"We have flowered in Braavos amongst these northern fogs, but we first took root in Valyria, amongst the wretched slaves who toiled in the deep mines beneath the Fourteen Flames that lit the Freehold’s nights of old. Most mines are dank and chilly places, cut from cold dead stone, but the Fourteen Flames were living mountains with veins of molten rock and hearts of fire…;The dragonlords of the old Freehold were strong in sorcery, and lesser men defied them at their peril. The first Faceless Man was one who did……Some say he was a slave himself. Others insist he was a freeholder’s son, born of noble stock. Some will even tell you he was an overseer who took pity on his charges. The truth is, no one knows. Whoever he was, he moved amongst the slaves and would hear them at their prayers. Men of a hundred different nations labored in the mines, and each prayed to his own god in his own tongue, yet all were praying for the same thing. It was release they asked for, an end to pain. A small thing, and simple. Yet their gods made no answer, and their suffering went on. Are their gods all deaf? He wondered…until a realization came upon him, one night in the red darkness.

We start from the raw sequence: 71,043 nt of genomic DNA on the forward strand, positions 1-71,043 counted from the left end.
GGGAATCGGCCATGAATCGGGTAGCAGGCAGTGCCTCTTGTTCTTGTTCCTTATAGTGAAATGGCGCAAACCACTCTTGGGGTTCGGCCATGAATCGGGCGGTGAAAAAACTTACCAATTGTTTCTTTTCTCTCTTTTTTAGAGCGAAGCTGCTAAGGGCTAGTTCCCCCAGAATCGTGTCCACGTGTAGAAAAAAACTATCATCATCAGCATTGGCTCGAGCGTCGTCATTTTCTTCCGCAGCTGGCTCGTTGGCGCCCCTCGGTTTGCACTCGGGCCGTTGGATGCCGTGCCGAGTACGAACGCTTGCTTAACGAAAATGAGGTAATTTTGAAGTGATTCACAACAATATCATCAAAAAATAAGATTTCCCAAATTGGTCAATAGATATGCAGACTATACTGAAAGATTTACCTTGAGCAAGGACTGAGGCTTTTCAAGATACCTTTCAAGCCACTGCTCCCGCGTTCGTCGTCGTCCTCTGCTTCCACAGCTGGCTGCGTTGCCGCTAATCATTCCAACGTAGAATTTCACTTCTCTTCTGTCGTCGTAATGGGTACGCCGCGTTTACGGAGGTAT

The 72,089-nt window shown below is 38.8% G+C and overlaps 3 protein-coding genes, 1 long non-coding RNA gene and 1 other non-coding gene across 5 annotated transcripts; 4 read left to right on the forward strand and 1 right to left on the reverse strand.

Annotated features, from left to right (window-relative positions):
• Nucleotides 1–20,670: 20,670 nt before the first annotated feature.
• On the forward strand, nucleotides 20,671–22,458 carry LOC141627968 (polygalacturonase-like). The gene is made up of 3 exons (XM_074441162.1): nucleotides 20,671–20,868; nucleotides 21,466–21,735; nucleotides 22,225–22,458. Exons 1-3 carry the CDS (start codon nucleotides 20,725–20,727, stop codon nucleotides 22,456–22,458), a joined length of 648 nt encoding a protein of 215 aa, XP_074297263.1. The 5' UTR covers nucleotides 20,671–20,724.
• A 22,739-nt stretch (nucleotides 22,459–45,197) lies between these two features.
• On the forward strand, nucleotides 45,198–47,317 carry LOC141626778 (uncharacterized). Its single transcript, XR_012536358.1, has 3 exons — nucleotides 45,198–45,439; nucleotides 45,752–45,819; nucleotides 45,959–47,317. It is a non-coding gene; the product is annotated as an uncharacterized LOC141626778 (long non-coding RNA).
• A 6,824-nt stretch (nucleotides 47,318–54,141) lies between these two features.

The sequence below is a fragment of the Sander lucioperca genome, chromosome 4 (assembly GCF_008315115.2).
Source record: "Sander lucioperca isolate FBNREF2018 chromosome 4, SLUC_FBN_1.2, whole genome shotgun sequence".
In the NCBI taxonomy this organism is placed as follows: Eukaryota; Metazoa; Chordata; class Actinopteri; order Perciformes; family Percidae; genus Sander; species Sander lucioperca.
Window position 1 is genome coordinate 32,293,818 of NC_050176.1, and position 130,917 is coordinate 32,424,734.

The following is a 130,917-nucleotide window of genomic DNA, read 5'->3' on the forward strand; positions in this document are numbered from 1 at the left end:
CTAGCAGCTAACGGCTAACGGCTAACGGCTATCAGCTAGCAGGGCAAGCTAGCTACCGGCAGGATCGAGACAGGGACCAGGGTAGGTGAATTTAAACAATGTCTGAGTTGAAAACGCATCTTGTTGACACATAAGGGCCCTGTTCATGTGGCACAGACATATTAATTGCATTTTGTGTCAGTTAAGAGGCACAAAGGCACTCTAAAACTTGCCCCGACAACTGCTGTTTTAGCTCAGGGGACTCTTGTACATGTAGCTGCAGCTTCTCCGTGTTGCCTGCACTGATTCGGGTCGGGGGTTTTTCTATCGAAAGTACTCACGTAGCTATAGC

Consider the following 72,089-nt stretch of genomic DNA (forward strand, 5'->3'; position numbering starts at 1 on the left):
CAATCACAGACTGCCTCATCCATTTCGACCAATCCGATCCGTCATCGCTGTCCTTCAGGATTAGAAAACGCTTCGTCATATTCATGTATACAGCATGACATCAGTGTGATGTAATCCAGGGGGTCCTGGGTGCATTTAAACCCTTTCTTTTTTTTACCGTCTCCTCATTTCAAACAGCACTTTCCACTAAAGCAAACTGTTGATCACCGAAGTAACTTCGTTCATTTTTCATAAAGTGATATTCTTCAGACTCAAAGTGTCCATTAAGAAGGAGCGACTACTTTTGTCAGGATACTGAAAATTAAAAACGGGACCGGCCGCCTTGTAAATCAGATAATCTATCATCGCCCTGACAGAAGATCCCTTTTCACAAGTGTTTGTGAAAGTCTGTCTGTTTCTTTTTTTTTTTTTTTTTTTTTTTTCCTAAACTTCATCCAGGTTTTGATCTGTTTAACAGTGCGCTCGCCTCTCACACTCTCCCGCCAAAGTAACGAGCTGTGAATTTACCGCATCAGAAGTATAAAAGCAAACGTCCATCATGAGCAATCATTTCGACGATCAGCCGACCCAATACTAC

All gods have their instruments, men and women who serve them and help to work their will on earth. The slaves were not crying out to a hundred different gods, as it seemed, but to one god with a hundred different faces…and he was that god’s instrument. That very night he chose the most wretched of the slaves, the one who had prayed most earnestly for release, and freed him from his bondage. The first gift had been given.”
– Arya - A Feast for Crows ( p. 456-458)
Surely it is still slightly mysterious ,however it is clear that the First Faceless Man might have strongly been a slave in the mines of old Valyria ,the kindly man also added that he had brought the gift to the Masters as well (Dragon Lords).Therefore,I do assume that the Faceless men were in some way responsible for the doom of Valyria and dissapearence of magic/sorcery and dragons.